Added to many foods as a flavor enhancer, MSG is a highly concentrated glutamate salt (100% sodium glutamate) produced on a commercial scale via the bacterial fermentation of sugars.
Approved as a food additive in Europe (E621), MSG is considered GRAS by the US Food and Drug Administration (FDA) and other scientific agencies around the world, but remains on the ‘unacceptable ingredients’ list at Whole Foods, Trader Joe’s, Kroger (simple Truth), H.E.B (Select Ingredients), Aldi (Simply Nature), and several other high profile retailers.
A long-time critic of MSG and author of a book entitled, ‘It Wasn't Alzheimer's. It Was MSG,’ Adrienne Samuels, Ph.D., director of the Truth in Labeling Campaign (a nonprofit set up in 1994 by Samuels and her husband Jack, who she claims had ‘an extreme sensitivity’ to MSG) alleges in a new petition that the FDA and other government food safety agencies have “turned a blind eye to relevant research” that raises concerns about MSG, and relied on “badly flawed industry-sponsored studies” to determine its safety.
“They [studies reviewed by the FDA] are generally methodologically inadequate, statistically unsound, and/or irrelevant to the safety/toxicity of MSG.”
She added: “Having MSG called GRAS is inexcusable. MSG is a neurotoxic, brain damaging ingredient, and the FDA is putting it in the same category as baking soda.
“It is well documented that L-glutamate is implicated in kidney and liver disorders, neurodegenerative disease, and more,” alleged Samuels, who argued that there is “a significant difference between the glutamate found in unprocessed protein-containing foods, which is vital for normal body function, and that which is manmade, such as the glutamate in MSG.”
Her petition also argues that there is a difference between MSG produced via bacterial fermentation vs the more traditional method of extraction from a source protein, although it doesn’t provide any evidence of this.
Ajinomoto: ‘There is no justification for the assertion that glutamate is differentially metabolized based on source’
Tia Rains, PhD, VP customer engagement & strategic development at Ajinomoto Health & Nutrition North America, a leading manufacturer of MSG, told FoodNavigator-USA that this assertion was false: “MSG is comprised of its molecular components: C5H8NO4Na-H2O. This is true whether it is derived from extraction, fermentation or inherent in foods.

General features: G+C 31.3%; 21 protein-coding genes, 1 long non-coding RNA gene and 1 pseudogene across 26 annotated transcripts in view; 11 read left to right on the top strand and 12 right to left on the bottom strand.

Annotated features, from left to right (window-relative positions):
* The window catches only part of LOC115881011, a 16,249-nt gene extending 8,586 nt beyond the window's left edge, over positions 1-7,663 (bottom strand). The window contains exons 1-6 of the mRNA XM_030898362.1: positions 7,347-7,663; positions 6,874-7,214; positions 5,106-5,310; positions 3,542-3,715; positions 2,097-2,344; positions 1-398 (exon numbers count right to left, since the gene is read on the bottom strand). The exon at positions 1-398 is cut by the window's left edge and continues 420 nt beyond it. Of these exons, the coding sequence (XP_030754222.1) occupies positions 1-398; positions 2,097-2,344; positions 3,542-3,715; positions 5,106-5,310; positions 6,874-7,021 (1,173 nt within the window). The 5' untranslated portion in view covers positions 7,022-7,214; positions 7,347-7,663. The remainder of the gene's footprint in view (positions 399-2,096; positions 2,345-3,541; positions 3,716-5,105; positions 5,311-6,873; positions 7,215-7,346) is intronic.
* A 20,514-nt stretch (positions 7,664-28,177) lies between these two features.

“This is no different than H2O or CO2 or any other compound; the molecular components define what the compound is, not the method by which it is produced. In fact, production by fermentation offers the highest purity MSG."
As for the way our bodies handle glutamate from, say, tomatoes vs MSG, she said, "Glutamate that is consumed from MSG is immediately separated into sodium and glutamate within the mouth, and both substances mix with other dietary sources of each substance that are digested and metabolized in the same way.
“There is no justification for the assertion that glutamate is differentially metabolized based on source.”
It is also important, claimed Rains, to distinguish between glutamate that the human body makes on its own (which plays an important role as a neurotransmitter) and dietary glutamate that most people consume in some form daily (which, she argued, does not enter the brain).
She also noted that a safety assessment of MSG in the 1990s conducted for the FDA by the Federation of American Societies for Experimental Biology (see box below) “happened long after” MSG started to be produced using bacterial fermentation and did not find serious safety risks.
Acceptable daily intakes
Asked about Samuels’ claim that daily intakes of MSG are not safe, Rains said: “There is no evidence that daily intakes of MSG exceed what is safe for consumption. In fact, an average adult consumes approximately 13 grams of glutamate each day from protein-containing foods, while intake of added MSG is estimated at around 0.55 grams per day.”
Quizzed over the claim that government agencies have been overly reliant on industry-funded research when assessing the safety of MSG, and that researchers have used inappropriate controls in studies (eg. comparing products containing MSG with products containing aspartame, which Samuels alleges prompts “virtually identical reactions”), Rains argued that “industry-funded research and research supported by other sources have shown the same results.